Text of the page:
Birth rate, crude (per 1,000 people) - Country Ranking - North America

Definition: Crude birth rate indicates the number of live births occurring during the year, per 1,000 population estimated at midyear. Subtracting the crude death rate from the crude birth rate provides the rate of natural increase, which is equal to the rate of population change in the absence of migration.

Source: (1) United Nations Population Division. World Population Prospects, (2) Census reports and other statistical publications from national statistical offices, (3) Eurostat: Demographic Statistics, (4) United Nations Statistical Division. Population and Vital Statistics Reprot (various years), (5) U.S. Census Bureau: International Database, and (6) Secretariat of the Pacific Community: Statistics and Demography Programme.

See also: Thematic map, Time series comparison

Find indicator:
Rank Country Value Year
1 Mexico 18.47 2015
2 Greenland 14.30 2014
3 United States 12.50 2015
4 Canada 10.77 2015

More rankings: Africa | Asia | Central America & the Caribbean | Europe | Middle East | North America | Oceania | South America | World |

Limitations and Exceptions: Vital registers are the preferred source for these data, but in many developing countries systems for registering births and deaths are absent or incomplete because of deficiencies in the coverage of events or geographic areas. Many developing countries carry out special household surveys that ask respondents about recent births and deaths. Estimates derived in this way are subject to sampling errors and recall errors.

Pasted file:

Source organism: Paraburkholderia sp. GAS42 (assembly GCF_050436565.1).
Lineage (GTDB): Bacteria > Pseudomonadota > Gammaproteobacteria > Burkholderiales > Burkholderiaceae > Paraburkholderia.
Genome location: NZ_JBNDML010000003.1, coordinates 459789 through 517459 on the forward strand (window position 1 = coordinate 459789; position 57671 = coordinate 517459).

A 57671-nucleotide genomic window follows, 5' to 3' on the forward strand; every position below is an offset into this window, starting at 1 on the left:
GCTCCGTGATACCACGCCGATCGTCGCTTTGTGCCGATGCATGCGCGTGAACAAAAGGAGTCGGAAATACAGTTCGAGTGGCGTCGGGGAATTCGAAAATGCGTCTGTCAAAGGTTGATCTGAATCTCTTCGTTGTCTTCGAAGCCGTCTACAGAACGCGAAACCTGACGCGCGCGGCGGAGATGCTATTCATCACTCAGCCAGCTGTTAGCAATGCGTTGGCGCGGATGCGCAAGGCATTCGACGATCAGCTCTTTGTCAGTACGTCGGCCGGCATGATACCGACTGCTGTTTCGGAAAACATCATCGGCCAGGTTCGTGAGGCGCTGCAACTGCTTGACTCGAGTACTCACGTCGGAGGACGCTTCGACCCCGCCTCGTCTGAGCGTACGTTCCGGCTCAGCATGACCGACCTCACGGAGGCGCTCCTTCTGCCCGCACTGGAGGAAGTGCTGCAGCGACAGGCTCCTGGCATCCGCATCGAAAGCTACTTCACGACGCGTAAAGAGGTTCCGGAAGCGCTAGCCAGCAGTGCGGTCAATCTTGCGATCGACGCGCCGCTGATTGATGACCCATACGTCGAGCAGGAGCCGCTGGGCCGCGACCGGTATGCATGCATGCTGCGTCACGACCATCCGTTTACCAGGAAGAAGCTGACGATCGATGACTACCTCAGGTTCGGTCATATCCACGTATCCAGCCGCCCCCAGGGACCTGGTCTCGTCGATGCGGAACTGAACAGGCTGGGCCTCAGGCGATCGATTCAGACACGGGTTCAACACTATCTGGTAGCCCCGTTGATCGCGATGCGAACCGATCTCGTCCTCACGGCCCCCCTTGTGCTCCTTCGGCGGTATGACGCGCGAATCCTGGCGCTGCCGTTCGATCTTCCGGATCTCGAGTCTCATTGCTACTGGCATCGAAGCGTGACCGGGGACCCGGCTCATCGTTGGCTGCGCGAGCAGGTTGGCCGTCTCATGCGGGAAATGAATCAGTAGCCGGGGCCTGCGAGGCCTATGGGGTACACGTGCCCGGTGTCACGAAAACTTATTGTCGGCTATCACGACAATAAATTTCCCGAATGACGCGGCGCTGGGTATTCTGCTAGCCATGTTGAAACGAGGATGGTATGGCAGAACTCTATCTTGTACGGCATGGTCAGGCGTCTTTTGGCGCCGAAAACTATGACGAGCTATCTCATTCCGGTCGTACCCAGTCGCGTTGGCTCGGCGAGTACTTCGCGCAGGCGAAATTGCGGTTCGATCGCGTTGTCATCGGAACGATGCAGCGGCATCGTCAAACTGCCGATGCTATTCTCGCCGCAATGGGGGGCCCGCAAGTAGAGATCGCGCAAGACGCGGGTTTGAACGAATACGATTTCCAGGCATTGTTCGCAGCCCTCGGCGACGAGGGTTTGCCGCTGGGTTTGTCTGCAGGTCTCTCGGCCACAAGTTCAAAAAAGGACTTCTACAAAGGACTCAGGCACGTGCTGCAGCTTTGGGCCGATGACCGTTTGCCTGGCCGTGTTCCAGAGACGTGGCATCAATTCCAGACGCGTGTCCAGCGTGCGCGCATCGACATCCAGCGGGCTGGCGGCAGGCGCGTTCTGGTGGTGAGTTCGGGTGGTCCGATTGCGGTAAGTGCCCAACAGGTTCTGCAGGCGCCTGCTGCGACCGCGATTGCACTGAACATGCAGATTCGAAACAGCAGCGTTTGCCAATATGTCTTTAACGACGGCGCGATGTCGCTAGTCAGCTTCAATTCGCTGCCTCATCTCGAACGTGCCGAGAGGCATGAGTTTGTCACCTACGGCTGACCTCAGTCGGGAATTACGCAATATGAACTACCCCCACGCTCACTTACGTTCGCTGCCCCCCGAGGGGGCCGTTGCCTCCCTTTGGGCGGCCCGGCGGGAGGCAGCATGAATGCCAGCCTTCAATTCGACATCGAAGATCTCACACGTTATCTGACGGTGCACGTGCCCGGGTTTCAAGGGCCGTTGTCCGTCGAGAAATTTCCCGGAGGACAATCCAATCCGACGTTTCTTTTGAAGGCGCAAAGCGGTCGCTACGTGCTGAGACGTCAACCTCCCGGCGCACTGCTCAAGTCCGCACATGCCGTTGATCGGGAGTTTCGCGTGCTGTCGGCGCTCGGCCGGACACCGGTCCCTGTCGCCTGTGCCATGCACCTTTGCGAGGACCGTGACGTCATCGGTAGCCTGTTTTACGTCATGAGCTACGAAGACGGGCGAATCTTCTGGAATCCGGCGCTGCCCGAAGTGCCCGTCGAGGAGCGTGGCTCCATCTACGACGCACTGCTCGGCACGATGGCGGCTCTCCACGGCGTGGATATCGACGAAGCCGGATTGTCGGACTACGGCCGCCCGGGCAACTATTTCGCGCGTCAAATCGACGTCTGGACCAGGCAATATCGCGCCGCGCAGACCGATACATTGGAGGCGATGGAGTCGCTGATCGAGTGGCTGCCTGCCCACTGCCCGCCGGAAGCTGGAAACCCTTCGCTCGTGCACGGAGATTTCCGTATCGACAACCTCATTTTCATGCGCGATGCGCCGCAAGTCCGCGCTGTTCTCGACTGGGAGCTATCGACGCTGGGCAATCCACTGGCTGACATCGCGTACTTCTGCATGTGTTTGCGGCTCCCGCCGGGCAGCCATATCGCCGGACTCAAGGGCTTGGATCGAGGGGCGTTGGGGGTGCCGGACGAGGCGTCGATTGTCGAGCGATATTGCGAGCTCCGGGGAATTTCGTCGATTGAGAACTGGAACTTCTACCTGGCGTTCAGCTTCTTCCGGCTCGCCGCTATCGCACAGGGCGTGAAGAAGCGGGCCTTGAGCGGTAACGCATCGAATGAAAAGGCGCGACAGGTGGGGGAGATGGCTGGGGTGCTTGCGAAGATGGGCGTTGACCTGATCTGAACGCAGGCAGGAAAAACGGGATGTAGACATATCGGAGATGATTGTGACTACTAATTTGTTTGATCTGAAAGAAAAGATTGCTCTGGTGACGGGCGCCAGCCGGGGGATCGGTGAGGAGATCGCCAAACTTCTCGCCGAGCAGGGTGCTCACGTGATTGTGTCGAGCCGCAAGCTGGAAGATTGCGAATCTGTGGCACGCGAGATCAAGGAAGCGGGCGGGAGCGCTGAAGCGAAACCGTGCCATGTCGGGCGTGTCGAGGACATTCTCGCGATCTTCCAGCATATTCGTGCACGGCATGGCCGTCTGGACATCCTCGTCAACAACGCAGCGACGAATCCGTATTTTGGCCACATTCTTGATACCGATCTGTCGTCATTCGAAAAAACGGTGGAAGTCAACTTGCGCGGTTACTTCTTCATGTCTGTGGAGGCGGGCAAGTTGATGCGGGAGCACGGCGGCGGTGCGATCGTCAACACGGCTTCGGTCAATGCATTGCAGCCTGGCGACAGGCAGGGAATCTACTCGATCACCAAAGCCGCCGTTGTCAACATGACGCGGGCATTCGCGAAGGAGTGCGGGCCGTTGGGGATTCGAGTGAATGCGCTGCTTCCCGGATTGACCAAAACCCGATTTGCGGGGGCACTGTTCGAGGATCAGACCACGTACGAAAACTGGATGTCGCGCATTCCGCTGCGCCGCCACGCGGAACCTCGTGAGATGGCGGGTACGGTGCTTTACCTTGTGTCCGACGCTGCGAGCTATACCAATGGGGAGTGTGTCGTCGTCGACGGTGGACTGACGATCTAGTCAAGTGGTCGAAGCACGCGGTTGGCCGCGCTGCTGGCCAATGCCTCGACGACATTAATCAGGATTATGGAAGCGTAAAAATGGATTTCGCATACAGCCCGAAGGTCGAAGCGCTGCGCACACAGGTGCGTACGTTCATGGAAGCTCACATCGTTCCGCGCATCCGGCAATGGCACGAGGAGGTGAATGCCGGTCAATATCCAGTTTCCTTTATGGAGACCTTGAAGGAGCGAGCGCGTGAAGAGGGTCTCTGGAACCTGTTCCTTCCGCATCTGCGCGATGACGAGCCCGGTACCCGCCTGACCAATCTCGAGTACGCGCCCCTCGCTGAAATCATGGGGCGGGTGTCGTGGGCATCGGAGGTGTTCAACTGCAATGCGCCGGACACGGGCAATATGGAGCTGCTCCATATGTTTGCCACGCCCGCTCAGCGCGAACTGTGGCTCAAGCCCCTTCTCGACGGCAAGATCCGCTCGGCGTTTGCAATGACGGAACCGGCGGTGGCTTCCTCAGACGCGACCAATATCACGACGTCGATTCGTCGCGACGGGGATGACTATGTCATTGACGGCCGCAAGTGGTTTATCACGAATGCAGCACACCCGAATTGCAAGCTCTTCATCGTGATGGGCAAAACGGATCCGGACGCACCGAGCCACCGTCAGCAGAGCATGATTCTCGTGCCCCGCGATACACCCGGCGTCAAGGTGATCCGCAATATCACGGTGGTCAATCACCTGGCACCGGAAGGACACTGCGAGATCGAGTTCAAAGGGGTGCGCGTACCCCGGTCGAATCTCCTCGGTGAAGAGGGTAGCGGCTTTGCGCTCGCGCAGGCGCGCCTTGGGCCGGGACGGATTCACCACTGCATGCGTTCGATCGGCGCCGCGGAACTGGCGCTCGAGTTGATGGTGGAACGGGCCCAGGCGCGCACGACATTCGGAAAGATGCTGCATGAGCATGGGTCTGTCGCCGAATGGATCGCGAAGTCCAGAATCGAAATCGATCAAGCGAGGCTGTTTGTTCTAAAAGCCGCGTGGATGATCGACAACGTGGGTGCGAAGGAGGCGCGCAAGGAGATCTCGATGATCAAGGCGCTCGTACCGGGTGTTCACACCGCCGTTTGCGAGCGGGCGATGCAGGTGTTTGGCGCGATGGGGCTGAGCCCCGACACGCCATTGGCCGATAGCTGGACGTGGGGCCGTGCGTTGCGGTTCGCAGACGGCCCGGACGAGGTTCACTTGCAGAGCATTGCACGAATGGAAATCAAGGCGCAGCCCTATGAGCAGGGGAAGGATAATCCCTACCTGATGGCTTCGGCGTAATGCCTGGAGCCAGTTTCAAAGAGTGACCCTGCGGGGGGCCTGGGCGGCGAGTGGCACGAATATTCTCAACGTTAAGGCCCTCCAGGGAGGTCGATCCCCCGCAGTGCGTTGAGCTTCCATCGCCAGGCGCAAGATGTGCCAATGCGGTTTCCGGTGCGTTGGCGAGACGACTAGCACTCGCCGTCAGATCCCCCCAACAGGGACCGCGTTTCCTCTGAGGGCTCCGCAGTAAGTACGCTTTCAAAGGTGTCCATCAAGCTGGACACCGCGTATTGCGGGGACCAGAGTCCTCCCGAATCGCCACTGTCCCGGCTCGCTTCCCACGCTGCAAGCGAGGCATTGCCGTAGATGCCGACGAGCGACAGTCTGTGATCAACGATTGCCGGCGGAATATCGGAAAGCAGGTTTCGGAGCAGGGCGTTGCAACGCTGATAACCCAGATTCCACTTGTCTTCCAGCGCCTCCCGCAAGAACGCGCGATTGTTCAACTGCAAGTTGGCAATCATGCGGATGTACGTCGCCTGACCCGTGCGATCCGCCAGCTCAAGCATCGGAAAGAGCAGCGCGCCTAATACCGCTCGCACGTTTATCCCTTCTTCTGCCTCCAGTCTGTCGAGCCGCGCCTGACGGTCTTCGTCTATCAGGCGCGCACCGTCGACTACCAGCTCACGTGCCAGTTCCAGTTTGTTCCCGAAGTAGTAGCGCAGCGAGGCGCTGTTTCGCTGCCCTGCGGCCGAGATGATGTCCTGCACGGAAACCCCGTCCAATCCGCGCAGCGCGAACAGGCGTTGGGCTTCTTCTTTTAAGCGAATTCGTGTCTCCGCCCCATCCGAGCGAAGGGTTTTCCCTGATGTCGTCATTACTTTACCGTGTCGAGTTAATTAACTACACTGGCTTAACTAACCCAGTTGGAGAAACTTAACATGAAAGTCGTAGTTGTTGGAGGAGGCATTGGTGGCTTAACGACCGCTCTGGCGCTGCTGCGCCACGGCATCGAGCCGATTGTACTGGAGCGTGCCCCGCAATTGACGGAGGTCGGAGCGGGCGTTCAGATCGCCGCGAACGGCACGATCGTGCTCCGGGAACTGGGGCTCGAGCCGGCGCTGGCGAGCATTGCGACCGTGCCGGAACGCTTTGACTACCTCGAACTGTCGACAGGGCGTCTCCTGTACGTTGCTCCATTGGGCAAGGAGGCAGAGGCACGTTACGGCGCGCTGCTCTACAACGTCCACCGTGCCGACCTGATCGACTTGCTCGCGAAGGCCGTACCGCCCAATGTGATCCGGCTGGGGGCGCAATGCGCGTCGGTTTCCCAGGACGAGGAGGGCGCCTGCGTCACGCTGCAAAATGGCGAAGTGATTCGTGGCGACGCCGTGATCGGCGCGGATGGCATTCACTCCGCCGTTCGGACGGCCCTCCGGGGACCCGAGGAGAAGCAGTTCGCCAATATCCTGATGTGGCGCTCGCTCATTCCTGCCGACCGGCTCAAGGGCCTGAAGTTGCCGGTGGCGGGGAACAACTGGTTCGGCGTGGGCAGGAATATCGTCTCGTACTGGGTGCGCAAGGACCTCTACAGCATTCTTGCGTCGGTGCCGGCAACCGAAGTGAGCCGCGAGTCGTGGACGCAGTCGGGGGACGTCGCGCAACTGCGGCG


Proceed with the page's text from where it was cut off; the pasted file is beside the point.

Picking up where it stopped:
Statistical Concept and Methodology: Vital rates are based on data from birth and death registration systems, censuses, and sample surveys by national statistical offices and other organizations, or on demographic analysis. Data for the most recent year for some high-income countries are provisional estimates based on vital registers. The estimates for many countries are projections based on extrapolations of levels and trends from earlier years or interpolations of population estimates and projections from the United Nations Population Division.

Aggregation method: Weighted average

Periodicity: Annual